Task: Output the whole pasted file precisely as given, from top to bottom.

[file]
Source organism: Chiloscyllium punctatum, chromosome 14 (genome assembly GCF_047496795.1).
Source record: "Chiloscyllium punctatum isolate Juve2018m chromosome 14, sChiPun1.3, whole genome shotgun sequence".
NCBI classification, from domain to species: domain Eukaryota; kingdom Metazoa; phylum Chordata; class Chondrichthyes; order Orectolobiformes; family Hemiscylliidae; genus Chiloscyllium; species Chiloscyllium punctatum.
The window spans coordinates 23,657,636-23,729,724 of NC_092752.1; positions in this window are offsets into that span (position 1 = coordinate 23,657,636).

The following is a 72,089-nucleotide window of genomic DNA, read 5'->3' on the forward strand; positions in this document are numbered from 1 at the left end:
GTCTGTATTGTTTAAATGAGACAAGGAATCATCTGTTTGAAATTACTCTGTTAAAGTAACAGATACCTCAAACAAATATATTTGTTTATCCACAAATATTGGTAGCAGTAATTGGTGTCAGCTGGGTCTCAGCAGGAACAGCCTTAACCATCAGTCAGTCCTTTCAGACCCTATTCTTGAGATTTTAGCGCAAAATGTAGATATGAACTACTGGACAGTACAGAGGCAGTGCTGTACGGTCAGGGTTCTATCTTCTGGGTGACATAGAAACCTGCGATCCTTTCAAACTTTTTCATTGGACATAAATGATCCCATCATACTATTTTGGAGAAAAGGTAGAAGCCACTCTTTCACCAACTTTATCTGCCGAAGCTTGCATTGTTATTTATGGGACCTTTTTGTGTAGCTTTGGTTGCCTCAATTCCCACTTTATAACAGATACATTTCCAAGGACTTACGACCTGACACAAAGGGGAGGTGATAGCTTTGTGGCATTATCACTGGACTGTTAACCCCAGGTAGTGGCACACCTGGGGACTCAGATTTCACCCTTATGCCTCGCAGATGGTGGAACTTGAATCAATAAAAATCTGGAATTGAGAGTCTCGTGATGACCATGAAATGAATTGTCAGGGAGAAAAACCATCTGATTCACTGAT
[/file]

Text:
Source organism: Chiloscyllium punctatum, chromosome 14 (genome assembly GCF_047496795.1).
Source record: "Chiloscyllium punctatum isolate Juve2018m chromosome 14, sChiPun1.3, whole genome shotgun sequence".
NCBI classification, from domain to species: domain Eukaryota; kingdom Metazoa; phylum Chordata; class Chondrichthyes; order Orectolobiformes; family Hemiscylliidae; genus Chiloscyllium; species Chiloscyllium punctatum.
The window spans coordinates 23,657,636-23,729,724 of NC_092752.1; positions in this window are offsets into that span (position 1 = coordinate 23,657,636).

The following is a 72,089-nucleotide window of genomic DNA, read 5'->3' on the forward strand; positions in this document are numbered from 1 at the left end:
GTCTGTATTGTTTAAATGAGACAAGGAATCATCTGTTTGAAATTACTCTGTTAAAGTAACAGATACCTCAAACAAATATATTTGTTTATCCACAAATATTGGTAGCAGTAATTGGTGTCAGCTGGGTCTCAGCAGGAACAGCCTTAACCATCAGTCAGTCCTTTCAGACCCTATTCTTGAGATTTTAGCGCAAAATGTAGATATGAACTACTGGACAGTACAGAGGCAGTGCTGTACGGTCAGGGTTCTATCTTCTGGGTGACATAGAAACCTGCGATCCTTTCAAACTTTTTCATTGGACATAAATGATCCCATCATACTATTTTGGAGAAAAGGTAGAAGCCACTCTTTCACCAACTTTATCTGCCGAAGCTTGCATTGTTATTTATGGGACCTTTTTGTGTAGCTTTGGTTGCCTCAATTCCCACTTTATAACAGATACATTTCCAAGGACTTACGACCTGACACAAAGGGGAGGTGATAGCTTTGTGGCATTATCACTGGACTGTTAACCCCAGGTAGTGGCACACCTGGGGACTCAGATTTCACCCTTATGCCTCGCAGATGGTGGAACTTGAATCAATAAAAATCTGGAATTGAGAGTCTCGTGATGACCATGAAATGAATTGTCAGGGAGAAAAACCATCTGATTCACTGAT